May
22
7:00 PM19:00

Making Visible: The Invisible Latinos Session #2

2 photos session 2.PNG

What do you know about the Latinx immigrants who are facing historic level deportations and incarceration in the United States today? Would you like to learn more and grow your understanding along with other mindfulness practitioners?

Join us for our second free Zoom (phone or computer) call on Tuesday, May 22, 7-8:30 pm ET for another session on understand more about the millions of Latinx people living in the United States, their history in this country, and their lives today. 
 

Hispanic people are the largest minority in the United States, and fully one in six people in the U.S. are Latinx, and one in ten are of Mexican heritage. Only Mexico has a larger Hispanic population than the United States.The Census Bureau describes Hispanic or Latino ethnicity as "a person of Cuban, Mexican, Puerto Rican, South or Central American, or other Spanish culture or origin regardless of race." 

In lieu of fees, we ask you to consider making a donation to Nueva Vida to benefit Latinas with cancer in the DC area. Donate here: http://nueva-vida.org


Sessions will be in English, accessible, and co-led by Adriana Arizpe and Annie Mahon.  if you need Spanish translation or physical accommodations, please let us know.

Adriana is a Mexican woman who has lived in the DC area for 8 years. She has degrees in Communications and Gastronomy and is an executive in media, research, marketing and communication. Adriana has been practicing mindfulness since 2014 and has extensive knowledge of relationships and cultural contrasts and a special interest in how Latin-American culture contributes to US culture as a whole.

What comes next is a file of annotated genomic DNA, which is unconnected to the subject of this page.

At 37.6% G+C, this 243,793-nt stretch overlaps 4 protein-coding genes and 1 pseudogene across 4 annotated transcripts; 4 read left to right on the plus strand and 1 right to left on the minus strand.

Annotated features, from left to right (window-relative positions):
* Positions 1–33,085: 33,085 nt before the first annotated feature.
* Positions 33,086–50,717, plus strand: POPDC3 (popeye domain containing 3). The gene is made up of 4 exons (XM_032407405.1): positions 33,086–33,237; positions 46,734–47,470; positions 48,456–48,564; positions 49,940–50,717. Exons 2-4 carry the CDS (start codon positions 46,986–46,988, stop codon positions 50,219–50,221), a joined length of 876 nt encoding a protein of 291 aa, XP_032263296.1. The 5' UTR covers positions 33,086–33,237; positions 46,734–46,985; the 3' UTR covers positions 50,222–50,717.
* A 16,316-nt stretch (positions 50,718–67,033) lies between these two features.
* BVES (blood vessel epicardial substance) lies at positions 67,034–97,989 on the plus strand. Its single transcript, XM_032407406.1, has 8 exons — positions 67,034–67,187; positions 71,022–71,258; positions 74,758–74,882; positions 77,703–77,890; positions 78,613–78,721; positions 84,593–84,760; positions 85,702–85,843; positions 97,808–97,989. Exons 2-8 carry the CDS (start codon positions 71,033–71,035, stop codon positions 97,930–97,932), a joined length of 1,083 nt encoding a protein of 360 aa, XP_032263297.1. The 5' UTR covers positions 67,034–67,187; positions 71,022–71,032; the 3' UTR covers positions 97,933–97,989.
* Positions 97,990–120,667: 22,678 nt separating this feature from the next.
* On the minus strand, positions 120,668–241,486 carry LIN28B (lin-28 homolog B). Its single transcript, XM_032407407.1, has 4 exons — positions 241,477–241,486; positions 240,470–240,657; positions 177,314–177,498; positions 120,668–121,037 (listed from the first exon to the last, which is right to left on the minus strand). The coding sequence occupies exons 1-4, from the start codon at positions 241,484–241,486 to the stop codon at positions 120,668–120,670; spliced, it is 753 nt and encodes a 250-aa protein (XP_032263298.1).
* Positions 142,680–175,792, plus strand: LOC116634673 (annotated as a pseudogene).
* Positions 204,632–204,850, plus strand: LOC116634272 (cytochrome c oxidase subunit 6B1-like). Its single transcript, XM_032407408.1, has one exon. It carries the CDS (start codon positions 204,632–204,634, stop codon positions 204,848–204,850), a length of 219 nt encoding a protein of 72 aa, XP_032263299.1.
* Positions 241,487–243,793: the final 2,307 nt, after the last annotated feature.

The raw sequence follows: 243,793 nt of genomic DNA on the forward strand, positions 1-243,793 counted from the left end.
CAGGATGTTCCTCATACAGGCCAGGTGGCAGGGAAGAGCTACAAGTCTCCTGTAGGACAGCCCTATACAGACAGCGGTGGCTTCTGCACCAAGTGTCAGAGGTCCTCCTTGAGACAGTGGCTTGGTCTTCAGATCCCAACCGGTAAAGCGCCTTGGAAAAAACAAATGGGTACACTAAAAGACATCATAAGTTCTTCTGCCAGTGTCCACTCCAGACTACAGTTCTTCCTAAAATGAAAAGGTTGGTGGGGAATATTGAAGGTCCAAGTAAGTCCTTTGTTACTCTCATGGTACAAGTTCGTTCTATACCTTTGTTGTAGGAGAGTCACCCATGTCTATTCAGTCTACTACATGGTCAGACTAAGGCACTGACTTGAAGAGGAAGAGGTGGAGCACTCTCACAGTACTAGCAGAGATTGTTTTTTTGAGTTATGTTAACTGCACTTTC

Annie is a white, Armenian-American, ordained (lay) in the tradition of Thich Nhat Hanh, founder of Circle Yoga Cooperative, DC Yoga Week, and Opening Heart Mindfulness community, and founder and treasurer of the Pink House Foundation, a grant making organization supporting the development political and social capital for marginalized groups in the US.  She has been a student of mindfulness since the early 1990's.

IN PREPARATION for our call, consider reading or watching the following:

  • COMING SOON!
  • The exhibit Carne y Arena at Atlas Theater in DC, info here.

Dial-in info for our call is below. Please email annielakemahon@gmail.com if you have questions.

Topic: Session 2 Making Visible: The Invisible Latinos
Time: May 22, 2018 7:00 PM Eastern Time (US and Canada)

Join from PC, Mac, Linux, iOS or Android: https://zoom.us/j/369941261

Or iPhone one-tap :
    US: +16699006833,,369941261#  or +16465588656,,369941261# 
Or Telephone:
    Dial(for higher quality, dial a number based on your current location): 
        US: +1 669 900 6833  or +1 646 558 8656
    Meeting ID: 369 941 261
    International numbers available: https://zoom.us/u/c56Ur6rTO

View Event →

Apr
25
7:00 AM07:00

April 25 Earth Day Labyrinth Walk

OHO.jpg

In keeping with our Wednesday morning sangha annual Earth Day celebration, come join us as we will walk the AU campus Labyrinth together this year on April 25 at 7am. 

There is paid parking ($2 per hour) in AU garage entering at 4400 Mass Ave is an option or nearby on street parking at that hour is another. 

Breakfast will follow at nearby Le Pain Quotidien for anyone who can join.

Location info can be found at https://www.american.edu/ocl/kay/Labyrinth.cfm

Promises to be fun and inspiring! Join us!

View Event →
Apr
22
4:00 PM16:00

Making Visible: The Invisible Latinos Session #1

Latinos in USA.PNG

What do you know about the immigrants who are facing historic level deportations and incarceration in the United States today? Would you like to learn more and grow your understanding along with other mindfulness practitioners?

Join us for a free Zoom (phone or computer) call on Sunday, April 22, 4-5:30 pm ET as we pilot a mindfulness-based educational program that will help us understand more about the millions of Latinx people living in the United States, their history in this country, and their lives today. 
 


After this call, we will embark upon a 6-session mini-sangha will include meditation, dharma sharing, speakers, and videos and readings that will help us look deeply into the challenges facing immigrants, better understand our own internal biases, and learn ways to contribute to healing.